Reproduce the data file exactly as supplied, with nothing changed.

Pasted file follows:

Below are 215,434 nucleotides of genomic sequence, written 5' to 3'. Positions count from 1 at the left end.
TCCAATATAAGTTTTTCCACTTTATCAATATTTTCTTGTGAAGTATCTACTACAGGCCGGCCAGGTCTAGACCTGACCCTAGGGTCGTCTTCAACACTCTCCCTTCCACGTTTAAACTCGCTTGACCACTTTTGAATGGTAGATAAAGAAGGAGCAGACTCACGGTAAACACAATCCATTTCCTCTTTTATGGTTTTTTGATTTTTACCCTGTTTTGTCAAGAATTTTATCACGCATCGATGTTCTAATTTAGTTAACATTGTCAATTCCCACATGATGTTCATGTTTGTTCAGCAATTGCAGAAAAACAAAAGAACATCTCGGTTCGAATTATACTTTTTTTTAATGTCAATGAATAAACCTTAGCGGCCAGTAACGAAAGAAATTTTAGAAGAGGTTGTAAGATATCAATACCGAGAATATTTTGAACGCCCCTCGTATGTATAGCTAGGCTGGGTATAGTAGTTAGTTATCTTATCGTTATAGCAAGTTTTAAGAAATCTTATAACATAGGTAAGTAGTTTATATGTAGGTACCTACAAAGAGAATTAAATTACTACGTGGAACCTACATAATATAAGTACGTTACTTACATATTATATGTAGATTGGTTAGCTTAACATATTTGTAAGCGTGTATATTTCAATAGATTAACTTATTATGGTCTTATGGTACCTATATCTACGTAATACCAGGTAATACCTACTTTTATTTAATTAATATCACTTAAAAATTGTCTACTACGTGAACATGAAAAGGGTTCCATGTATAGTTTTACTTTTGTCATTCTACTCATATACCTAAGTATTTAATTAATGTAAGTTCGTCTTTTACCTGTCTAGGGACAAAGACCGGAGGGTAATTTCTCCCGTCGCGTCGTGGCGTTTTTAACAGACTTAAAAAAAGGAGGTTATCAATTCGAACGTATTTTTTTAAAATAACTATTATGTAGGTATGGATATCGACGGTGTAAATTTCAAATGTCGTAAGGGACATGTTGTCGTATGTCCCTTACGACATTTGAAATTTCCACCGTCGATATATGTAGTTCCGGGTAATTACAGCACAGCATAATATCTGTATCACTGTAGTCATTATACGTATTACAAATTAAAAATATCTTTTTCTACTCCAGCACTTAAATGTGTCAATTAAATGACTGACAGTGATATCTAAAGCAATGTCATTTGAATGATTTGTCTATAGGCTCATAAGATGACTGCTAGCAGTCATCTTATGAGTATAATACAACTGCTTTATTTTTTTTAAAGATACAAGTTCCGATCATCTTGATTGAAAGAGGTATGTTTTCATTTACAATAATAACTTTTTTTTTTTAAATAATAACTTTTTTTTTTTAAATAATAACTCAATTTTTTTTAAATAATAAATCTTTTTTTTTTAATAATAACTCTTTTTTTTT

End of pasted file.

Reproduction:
Below are 215,434 nucleotides of genomic sequence, written 5' to 3'. Positions count from 1 at the left end.
TCCAATATAAGTTTTTCCACTTTATCAATATTTTCTTGTGAAGTATCTACTACAGGCCGGCCAGGTCTAGACCTGACCCTAGGGTCGTCTTCAACACTCTCCCTTCCACGTTTAAACTCGCTTGACCACTTTTGAATGGTAGATAAAGAAGGAGCAGACTCACGGTAAACACAATCCATTTCCTCTTTTATGGTTTTTTGATTTTTACCCTGTTTTGTCAAGAATTTTATCACGCATCGATGTTCTAATTTAGTTAACATTGTCAATTCCCACATGATGTTCATGTTTGTTCAGCAATTGCAGAAAAACAAAAGAACATCTCGGTTCGAATTATACTTTTTTTTAATGTCAATGAATAAACCTTAGCGGCCAGTAACGAAAGAAATTTTAGAAGAGGTTGTAAGATATCAATACCGAGAATATTTTGAACGCCCCTCGTATGTATAGCTAGGCTGGGTATAGTAGTTAGTTATCTTATCGTTATAGCAAGTTTTAAGAAATCTTATAACATAGGTAAGTAGTTTATATGTAGGTACCTACAAAGAGAATTAAATTACTACGTGGAACCTACATAATATAAGTACGTTACTTACATATTATATGTAGATTGGTTAGCTTAACATATTTGTAAGCGTGTATATTTCAATAGATTAACTTATTATGGTCTTATGGTACCTATATCTACGTAATACCAGGTAATACCTACTTTTATTTAATTAATATCACTTAAAAATTGTCTACTACGTGAACATGAAAAGGGTTCCATGTATAGTTTTACTTTTGTCATTCTACTCATATACCTAAGTATTTAATTAATGTAAGTTCGTCTTTTACCTGTCTAGGGACAAAGACCGGAGGGTAATTTCTCCCGTCGCGTCGTGGCGTTTTTAACAGACTTAAAAAAAGGAGGTTATCAATTCGAACGTATTTTTTTAAAATAACTATTATGTAGGTATGGATATCGACGGTGTAAATTTCAAATGTCGTAAGGGACATGTTGTCGTATGTCCCTTACGACATTTGAAATTTCCACCGTCGATATATGTAGTTCCGGGTAATTACAGCACAGCATAATATCTGTATCACTGTAGTCATTATACGTATTACAAATTAAAAATATCTTTTTCTACTCCAGCACTTAAATGTGTCAATTAAATGACTGACAGTGATATCTAAAGCAATGTCATTTGAATGATTTGTCTATAGGCTCATAAGATGACTGCTAGCAGTCATCTTATGAGTATAATACAACTGCTTTATTTTTTTTAAAGATACAAGTTCCGATCATCTTGATTGAAAGAGGTATGTTTTCATTTACAATAATAACTTTTTTTTTTTAAATAATAACTTTTTTTTTTTAAATAATAACTCAATTTTTTTTAAATAATAAATCTTTTTTTTTTAATAATAACTCTTTTTTTTT